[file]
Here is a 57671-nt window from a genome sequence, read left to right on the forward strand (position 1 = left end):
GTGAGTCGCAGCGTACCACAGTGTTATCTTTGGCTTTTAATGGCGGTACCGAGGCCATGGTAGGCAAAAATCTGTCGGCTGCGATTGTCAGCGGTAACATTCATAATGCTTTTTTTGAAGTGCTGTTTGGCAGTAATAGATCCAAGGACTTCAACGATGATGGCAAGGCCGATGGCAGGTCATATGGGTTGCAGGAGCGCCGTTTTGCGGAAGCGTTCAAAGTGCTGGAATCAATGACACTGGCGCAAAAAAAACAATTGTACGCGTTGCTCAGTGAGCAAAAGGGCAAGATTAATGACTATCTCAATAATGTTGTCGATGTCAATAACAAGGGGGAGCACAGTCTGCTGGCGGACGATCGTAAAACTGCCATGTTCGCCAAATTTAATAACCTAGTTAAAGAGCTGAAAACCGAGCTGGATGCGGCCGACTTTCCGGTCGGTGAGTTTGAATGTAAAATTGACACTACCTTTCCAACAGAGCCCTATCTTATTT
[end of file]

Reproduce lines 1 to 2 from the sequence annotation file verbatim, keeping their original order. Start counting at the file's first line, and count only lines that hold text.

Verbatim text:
Here is a 57671-nt window from a genome sequence, read left to right on the forward strand (position 1 = left end):
GTGAGTCGCAGCGTACCACAGTGTTATCTTTGGCTTTTAATGGCGGTACCGAGGCCATGGTAGGCAAAAATCTGTCGGCTGCGATTGTCAGCGGTAACATTCATAATGCTTTTTTTGAAGTGCTGTTTGGCAGTAATAGATCCAAGGACTTCAACGATGATGGCAAGGCCGATGGCAGGTCATATGGGTTGCAGGAGCGCCGTTTTGCGGAAGCGTTCAAAGTGCTGGAATCAATGACACTGGCGCAAAAAAAACAATTGTACGCGTTGCTCAGTGAGCAAAAGGGCAAGATTAATGACTATCTCAATAATGTTGTCGATGTCAATAACAAGGGGGAGCACAGTCTGCTGGCGGACGATCGTAAAACTGCCATGTTCGCCAAATTTAATAACCTAGTTAAAGAGCTGAAAACCGAGCTGGATGCGGCCGACTTTCCGGTCGGTGAGTTTGAATGTAAAATTGACACTACCTTTCCAACAGAGCCCTATCTTATTT